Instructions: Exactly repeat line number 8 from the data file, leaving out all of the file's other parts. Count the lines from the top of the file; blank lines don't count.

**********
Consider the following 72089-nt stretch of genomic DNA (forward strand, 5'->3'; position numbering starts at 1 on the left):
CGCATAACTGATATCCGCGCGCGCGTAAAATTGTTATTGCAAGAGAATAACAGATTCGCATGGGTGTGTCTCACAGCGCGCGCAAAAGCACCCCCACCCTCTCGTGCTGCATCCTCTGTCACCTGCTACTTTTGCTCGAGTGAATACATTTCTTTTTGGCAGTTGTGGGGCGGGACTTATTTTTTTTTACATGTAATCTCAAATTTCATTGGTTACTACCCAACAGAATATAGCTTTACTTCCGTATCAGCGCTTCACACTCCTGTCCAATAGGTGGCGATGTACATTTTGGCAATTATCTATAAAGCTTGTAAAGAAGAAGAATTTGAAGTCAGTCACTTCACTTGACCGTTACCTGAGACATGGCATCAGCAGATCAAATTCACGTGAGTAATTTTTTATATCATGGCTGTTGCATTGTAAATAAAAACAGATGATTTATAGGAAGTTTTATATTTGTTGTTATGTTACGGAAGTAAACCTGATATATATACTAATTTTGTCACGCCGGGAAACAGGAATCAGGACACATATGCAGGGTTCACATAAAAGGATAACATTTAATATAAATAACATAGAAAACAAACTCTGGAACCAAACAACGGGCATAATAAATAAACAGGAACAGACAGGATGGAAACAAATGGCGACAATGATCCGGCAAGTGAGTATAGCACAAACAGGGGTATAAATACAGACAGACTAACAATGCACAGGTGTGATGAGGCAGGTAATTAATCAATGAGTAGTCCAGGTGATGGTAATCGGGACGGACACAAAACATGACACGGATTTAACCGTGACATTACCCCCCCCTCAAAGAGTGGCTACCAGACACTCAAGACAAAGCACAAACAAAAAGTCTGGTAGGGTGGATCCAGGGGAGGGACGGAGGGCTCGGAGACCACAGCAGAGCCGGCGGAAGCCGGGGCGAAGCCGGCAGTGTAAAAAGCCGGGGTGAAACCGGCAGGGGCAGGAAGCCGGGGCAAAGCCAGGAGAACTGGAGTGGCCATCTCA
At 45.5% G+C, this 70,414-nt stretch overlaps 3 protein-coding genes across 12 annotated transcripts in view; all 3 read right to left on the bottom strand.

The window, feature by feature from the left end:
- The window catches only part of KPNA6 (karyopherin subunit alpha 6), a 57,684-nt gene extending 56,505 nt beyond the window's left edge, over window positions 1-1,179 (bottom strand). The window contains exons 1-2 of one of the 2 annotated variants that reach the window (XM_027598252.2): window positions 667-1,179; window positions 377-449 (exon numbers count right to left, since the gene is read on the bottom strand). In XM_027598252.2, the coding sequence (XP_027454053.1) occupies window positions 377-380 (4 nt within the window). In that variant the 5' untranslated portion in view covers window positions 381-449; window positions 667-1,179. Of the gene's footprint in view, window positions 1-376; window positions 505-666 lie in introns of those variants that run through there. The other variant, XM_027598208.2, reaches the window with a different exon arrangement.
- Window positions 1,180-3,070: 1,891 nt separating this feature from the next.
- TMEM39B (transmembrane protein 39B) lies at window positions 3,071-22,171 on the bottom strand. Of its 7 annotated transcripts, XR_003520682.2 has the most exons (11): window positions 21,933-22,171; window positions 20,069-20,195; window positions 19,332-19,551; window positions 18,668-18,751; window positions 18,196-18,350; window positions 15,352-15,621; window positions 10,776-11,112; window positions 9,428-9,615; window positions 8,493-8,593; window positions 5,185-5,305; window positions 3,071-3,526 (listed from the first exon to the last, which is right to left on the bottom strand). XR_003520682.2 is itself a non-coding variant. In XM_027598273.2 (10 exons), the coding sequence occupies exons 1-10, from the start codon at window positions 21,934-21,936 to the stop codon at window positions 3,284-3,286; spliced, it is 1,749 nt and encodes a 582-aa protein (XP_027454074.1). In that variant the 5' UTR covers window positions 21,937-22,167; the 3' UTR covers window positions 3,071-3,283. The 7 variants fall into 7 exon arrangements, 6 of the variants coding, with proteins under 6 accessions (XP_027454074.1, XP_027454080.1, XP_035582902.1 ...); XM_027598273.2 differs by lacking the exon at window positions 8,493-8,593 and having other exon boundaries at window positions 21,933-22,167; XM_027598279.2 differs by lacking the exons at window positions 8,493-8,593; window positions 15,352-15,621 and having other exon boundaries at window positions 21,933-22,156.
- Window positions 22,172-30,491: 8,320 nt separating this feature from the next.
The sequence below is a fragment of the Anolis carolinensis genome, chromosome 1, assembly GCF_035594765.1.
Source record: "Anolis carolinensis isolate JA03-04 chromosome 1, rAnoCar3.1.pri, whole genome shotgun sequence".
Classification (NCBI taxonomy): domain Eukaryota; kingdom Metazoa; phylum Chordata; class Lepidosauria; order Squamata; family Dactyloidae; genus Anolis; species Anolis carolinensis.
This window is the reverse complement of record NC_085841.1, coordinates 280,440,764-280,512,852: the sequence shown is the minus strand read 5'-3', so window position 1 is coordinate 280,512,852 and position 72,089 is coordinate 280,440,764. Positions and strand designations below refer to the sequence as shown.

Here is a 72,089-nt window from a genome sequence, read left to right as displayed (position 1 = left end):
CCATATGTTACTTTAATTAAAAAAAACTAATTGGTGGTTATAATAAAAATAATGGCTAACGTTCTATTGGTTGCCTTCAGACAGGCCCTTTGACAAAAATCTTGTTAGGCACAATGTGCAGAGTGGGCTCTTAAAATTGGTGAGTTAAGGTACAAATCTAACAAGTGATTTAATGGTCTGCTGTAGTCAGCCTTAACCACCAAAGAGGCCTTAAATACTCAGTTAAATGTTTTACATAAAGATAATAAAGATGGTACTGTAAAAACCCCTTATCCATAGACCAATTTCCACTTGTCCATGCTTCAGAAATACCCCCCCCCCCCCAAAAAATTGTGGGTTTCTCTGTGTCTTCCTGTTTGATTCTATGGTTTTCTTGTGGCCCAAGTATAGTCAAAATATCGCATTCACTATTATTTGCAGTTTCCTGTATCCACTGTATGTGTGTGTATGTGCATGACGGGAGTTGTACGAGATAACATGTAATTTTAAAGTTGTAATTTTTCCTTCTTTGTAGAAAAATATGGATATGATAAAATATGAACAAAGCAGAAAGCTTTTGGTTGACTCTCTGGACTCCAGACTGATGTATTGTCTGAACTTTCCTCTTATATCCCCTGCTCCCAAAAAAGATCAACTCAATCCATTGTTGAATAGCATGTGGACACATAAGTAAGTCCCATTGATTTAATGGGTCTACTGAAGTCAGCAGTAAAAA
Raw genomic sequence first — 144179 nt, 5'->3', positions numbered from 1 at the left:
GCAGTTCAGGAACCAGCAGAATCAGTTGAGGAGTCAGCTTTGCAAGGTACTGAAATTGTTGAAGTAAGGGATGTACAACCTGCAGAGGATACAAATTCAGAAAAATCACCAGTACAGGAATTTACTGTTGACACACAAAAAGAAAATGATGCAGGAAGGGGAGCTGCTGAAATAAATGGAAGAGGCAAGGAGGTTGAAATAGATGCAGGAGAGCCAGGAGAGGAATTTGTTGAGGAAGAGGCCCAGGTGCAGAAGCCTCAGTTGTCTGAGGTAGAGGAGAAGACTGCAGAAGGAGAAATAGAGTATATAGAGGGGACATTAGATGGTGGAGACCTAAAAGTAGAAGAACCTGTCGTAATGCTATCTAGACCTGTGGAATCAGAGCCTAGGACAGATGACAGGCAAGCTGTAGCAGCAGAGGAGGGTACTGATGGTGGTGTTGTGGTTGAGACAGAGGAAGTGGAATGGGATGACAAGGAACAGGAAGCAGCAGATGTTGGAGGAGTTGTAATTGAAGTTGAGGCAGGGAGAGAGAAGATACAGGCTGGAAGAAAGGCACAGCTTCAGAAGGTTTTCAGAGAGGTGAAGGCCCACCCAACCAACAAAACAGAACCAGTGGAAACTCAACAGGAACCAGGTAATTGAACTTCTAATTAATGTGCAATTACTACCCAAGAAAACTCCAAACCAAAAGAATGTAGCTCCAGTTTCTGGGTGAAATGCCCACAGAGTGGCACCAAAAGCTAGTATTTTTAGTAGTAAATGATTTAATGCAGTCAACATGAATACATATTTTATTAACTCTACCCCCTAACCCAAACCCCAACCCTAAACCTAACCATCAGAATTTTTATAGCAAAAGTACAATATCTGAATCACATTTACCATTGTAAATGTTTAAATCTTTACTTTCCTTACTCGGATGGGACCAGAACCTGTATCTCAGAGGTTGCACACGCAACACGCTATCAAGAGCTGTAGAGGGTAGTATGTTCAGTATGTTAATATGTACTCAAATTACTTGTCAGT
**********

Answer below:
- Window positions 22,172-30,491: 8,320 nt separating this feature from the next.